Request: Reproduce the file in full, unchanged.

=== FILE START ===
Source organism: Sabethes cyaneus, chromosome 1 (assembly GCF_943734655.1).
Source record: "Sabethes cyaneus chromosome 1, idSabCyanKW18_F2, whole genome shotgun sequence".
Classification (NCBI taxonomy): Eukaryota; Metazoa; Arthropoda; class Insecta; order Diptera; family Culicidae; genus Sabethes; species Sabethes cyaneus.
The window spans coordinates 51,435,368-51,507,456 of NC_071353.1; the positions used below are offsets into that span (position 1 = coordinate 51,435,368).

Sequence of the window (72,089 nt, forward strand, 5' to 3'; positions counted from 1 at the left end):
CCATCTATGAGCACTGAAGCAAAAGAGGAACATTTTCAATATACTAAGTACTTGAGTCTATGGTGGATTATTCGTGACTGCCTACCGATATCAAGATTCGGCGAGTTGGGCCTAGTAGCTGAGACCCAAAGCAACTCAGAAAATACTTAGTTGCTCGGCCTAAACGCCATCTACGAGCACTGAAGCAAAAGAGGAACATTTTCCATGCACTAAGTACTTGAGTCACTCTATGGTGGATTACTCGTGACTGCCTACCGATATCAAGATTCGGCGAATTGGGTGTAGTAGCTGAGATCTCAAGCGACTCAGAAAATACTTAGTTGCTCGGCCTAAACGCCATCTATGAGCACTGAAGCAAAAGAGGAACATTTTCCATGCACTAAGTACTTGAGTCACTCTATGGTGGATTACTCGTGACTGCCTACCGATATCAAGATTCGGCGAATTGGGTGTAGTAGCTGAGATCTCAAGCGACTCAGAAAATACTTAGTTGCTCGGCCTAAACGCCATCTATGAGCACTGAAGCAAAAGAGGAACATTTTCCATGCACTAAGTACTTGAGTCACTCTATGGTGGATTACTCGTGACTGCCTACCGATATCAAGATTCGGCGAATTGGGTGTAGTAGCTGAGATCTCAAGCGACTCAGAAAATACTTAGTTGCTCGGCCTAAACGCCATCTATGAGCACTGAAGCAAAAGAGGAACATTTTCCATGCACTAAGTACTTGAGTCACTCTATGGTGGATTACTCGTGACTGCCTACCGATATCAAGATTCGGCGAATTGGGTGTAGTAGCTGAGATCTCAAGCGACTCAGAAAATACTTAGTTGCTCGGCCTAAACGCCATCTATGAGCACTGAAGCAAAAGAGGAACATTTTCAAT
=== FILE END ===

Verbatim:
Source organism: Sabethes cyaneus, chromosome 1 (assembly GCF_943734655.1).
Source record: "Sabethes cyaneus chromosome 1, idSabCyanKW18_F2, whole genome shotgun sequence".
Classification (NCBI taxonomy): Eukaryota; Metazoa; Arthropoda; class Insecta; order Diptera; family Culicidae; genus Sabethes; species Sabethes cyaneus.
The window spans coordinates 51,435,368-51,507,456 of NC_071353.1; the positions used below are offsets into that span (position 1 = coordinate 51,435,368).

Sequence of the window (72,089 nt, forward strand, 5' to 3'; positions counted from 1 at the left end):
CCATCTATGAGCACTGAAGCAAAAGAGGAACATTTTCAATATACTAAGTACTTGAGTCTATGGTGGATTATTCGTGACTGCCTACCGATATCAAGATTCGGCGAGTTGGGCCTAGTAGCTGAGACCCAAAGCAACTCAGAAAATACTTAGTTGCTCGGCCTAAACGCCATCTACGAGCACTGAAGCAAAAGAGGAACATTTTCCATGCACTAAGTACTTGAGTCACTCTATGGTGGATTACTCGTGACTGCCTACCGATATCAAGATTCGGCGAATTGGGTGTAGTAGCTGAGATCTCAAGCGACTCAGAAAATACTTAGTTGCTCGGCCTAAACGCCATCTATGAGCACTGAAGCAAAAGAGGAACATTTTCCATGCACTAAGTACTTGAGTCACTCTATGGTGGATTACTCGTGACTGCCTACCGATATCAAGATTCGGCGAATTGGGTGTAGTAGCTGAGATCTCAAGCGACTCAGAAAATACTTAGTTGCTCGGCCTAAACGCCATCTATGAGCACTGAAGCAAAAGAGGAACATTTTCCATGCACTAAGTACTTGAGTCACTCTATGGTGGATTACTCGTGACTGCCTACCGATATCAAGATTCGGCGAATTGGGTGTAGTAGCTGAGATCTCAAGCGACTCAGAAAATACTTAGTTGCTCGGCCTAAACGCCATCTATGAGCACTGAAGCAAAAGAGGAACATTTTCCATGCACTAAGTACTTGAGTCACTCTATGGTGGATTACTCGTGACTGCCTACCGATATCAAGATTCGGCGAATTGGGTGTAGTAGCTGAGATCTCAAGCGACTCAGAAAATACTTAGTTGCTCGGCCTAAACGCCATCTATGAGCACTGAAGCAAAAGAGGAACATTTTCAAT